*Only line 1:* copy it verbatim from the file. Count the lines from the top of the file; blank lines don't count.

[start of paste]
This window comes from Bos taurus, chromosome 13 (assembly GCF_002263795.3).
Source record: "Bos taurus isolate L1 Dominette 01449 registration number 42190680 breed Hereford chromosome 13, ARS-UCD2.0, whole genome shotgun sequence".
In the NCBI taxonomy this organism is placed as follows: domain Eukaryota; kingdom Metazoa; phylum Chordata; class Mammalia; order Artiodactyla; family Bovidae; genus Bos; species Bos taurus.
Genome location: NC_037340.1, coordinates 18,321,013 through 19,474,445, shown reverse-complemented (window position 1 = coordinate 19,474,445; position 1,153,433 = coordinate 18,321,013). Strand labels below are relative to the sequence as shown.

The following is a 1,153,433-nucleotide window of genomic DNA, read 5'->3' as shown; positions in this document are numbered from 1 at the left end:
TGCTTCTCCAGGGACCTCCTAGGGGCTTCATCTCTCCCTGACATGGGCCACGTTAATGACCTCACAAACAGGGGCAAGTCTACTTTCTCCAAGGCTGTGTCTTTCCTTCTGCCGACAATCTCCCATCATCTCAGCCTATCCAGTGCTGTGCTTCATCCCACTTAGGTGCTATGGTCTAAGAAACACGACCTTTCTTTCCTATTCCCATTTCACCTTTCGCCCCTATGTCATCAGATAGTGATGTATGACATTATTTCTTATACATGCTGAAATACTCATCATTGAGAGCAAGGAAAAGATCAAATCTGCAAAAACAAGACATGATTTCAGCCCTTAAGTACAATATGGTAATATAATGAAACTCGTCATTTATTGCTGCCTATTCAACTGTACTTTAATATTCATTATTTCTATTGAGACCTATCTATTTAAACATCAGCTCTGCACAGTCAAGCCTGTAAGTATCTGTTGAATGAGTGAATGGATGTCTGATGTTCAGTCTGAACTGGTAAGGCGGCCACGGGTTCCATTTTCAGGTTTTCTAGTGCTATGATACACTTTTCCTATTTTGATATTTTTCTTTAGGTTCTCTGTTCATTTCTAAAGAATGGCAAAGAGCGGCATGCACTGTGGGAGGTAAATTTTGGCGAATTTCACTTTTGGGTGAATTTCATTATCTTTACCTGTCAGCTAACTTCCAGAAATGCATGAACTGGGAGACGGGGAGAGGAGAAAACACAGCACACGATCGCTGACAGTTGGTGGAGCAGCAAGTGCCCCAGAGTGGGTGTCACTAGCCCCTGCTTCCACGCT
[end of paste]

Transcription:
This window comes from Bos taurus, chromosome 13 (assembly GCF_002263795.3).